• You'll also see contact information for state and federal agencies that oversee apprenticeship programs.

    What is the source of this information?

    Apprenticeship information comes from the U.S. Department of Labor, Office of Apprenticeships, and from CareerOneStop. Learn more at Apprenticeship Finder Help.

Activities: what you might do in a day
  • Inspected printed materials or other images to verify quality.
  • Study blueprints or other instructions to determine equipment setup requirements.
  • Mount attachments or tools onto production equipment.
  • Trim excess material from workpieces.
  • Sew clothing or other articles.
  • Operate sewing equipment.
  • Mount materials or workpieces onto production equipment.
  • Watch operating equipment to detect malfunctions.
  • Repair production equipment or tools.
  • Clean production equipment.
  • Record operational or production data.
  • Lubricate production equipment.
  • Operate equipment to print images or bind printed images together.
  • Cut industrial materials in preparation for fabrication or processing.
  • Engrave designs, text, or other markings onto materials, workpieces, or products.
  • Confer with customers or designers to determine order specifications.
  • Package products for storage or shipment.
  • Stack finished items for further processing or shipment.
  • Adjust equipment controls to regulate flow of production materials or products.
  • Load materials into production equipment.
  • Instruct workers to use equipment or perform technical procedures.
  • Drill holes in parts, equipment, or materials.
  • Apply protective or decorative finishes to workpieces or products.

    What does this information tell me?

    This is a list of typical work activities that people in this career might do on the job. You can use this list to get an idea of whether this career might be a good fit for you.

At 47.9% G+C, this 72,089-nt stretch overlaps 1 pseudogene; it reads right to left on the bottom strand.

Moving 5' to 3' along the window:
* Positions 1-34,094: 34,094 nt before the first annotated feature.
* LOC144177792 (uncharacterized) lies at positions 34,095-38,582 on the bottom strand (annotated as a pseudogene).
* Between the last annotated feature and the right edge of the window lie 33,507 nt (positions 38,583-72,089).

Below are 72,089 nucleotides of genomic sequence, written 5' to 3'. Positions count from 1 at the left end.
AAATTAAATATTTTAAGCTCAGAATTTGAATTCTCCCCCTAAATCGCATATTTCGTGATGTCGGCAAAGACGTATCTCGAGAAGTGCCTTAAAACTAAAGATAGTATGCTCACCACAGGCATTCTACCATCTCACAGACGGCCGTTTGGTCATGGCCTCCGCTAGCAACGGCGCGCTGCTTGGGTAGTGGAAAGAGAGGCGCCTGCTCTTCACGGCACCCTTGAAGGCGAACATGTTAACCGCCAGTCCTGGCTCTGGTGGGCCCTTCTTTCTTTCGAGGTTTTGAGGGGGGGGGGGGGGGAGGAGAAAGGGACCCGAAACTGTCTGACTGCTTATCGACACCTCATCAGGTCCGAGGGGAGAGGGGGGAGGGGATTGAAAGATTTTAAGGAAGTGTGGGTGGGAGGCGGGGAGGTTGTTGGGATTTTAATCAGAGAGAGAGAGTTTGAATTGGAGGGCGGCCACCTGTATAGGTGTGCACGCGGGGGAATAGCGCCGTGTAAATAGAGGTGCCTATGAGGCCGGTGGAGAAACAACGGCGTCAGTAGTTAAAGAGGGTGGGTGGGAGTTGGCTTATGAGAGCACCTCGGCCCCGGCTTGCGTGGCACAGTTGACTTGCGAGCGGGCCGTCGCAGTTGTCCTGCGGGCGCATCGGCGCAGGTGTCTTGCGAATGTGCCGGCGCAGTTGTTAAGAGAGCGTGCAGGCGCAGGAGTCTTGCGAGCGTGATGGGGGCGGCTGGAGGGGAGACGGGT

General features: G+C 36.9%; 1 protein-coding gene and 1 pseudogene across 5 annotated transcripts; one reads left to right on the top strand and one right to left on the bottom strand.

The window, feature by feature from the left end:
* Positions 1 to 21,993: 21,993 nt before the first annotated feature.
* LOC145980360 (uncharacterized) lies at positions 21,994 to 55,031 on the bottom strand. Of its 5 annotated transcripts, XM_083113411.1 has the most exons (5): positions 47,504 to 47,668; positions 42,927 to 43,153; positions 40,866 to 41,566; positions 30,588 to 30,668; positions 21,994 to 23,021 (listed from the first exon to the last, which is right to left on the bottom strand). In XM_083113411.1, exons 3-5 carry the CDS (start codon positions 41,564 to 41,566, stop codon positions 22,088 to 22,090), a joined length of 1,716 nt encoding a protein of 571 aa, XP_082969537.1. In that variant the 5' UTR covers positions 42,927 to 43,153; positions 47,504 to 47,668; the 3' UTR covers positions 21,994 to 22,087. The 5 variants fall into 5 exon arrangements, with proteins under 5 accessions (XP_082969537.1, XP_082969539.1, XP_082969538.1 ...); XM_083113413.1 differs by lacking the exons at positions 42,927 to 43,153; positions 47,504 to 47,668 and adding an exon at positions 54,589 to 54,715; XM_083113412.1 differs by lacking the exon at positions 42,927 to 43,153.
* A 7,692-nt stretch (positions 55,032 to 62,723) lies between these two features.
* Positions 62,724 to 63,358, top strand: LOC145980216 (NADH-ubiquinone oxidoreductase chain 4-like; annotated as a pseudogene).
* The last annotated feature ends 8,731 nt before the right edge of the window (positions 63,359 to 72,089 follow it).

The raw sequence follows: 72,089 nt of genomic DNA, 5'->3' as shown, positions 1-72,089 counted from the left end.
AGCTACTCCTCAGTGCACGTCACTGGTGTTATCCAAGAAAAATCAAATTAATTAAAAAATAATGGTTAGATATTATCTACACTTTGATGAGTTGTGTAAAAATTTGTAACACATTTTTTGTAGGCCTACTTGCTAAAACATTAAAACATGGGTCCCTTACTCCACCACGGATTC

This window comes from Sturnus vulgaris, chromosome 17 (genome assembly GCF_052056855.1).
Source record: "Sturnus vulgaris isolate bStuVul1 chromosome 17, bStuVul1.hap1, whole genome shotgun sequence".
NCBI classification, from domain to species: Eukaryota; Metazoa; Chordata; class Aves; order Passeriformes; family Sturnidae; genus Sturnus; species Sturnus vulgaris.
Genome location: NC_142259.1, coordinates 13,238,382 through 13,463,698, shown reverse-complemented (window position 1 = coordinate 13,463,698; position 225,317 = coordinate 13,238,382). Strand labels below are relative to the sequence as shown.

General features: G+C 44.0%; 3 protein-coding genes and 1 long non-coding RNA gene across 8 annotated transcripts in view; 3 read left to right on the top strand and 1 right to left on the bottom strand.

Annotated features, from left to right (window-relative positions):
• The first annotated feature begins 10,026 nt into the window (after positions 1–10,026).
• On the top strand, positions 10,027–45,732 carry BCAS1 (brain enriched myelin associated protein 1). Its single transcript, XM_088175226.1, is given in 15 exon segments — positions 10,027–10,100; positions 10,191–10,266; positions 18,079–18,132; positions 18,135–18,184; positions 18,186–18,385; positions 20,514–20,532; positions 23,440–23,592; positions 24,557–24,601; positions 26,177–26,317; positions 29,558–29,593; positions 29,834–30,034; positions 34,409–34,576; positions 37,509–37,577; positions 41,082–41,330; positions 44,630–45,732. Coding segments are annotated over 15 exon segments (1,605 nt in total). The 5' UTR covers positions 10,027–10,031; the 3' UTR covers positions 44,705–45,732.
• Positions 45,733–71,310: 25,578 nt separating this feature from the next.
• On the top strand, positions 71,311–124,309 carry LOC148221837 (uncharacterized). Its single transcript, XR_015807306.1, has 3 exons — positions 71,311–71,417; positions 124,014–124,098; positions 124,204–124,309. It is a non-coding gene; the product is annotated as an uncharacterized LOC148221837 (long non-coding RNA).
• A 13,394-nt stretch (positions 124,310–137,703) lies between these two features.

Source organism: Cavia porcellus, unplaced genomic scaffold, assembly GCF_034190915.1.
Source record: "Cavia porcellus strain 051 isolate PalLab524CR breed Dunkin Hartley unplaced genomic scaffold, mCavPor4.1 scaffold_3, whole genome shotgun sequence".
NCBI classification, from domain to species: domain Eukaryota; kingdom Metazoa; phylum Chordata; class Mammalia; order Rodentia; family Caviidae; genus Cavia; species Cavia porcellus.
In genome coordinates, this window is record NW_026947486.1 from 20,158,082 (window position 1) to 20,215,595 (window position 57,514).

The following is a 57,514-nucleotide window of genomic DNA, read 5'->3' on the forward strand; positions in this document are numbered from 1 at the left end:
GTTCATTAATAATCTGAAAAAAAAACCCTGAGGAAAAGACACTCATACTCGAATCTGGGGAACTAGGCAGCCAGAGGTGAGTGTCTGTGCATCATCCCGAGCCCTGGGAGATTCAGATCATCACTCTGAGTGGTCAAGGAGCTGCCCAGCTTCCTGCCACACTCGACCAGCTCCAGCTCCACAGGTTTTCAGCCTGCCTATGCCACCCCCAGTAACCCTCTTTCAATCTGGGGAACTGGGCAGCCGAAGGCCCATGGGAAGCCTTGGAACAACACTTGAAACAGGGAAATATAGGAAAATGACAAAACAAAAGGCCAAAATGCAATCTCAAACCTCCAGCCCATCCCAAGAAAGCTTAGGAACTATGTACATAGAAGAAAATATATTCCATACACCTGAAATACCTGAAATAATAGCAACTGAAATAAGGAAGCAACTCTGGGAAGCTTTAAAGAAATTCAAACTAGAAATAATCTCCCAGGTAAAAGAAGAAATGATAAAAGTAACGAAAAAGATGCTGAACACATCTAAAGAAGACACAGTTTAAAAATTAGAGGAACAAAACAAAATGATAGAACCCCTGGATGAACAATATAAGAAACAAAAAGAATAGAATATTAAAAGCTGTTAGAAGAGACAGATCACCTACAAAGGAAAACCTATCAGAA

Click on “More activities” to see more detailed examples of activities for this career.

    You can also use this list to help you prepare for a job interview. Or, if you’ve already held a job like this, you can copy these activities to use on your resume.

    What is the source of this information?

    This information comes from O*NET OnLine's Occupation Information. They are O*NET’s Detailed Work Activities.

Knowledge
People in this career often know a lot about:
  • Administration and Management - Knowledge of business and management principles involved in strategic planning, resource allocation, human resources modeling, leadership technique, production methods, and coordination of people and resources.
  • Production and Processing - Knowledge of raw materials, production processes, quality control, costs, and other techniques for maximizing the effective manufacture and distribution of goods.

    What does this information tell me?

    This is a list of general knowledge areas that are most commonly required for jobs in the career. Knowledge is typically gained through education and related experience.

    This list can help you learn if you are prepared for a job in this career. It can also help you decide on education or training programs that could help you prepare for the career.

    What is the source of this information?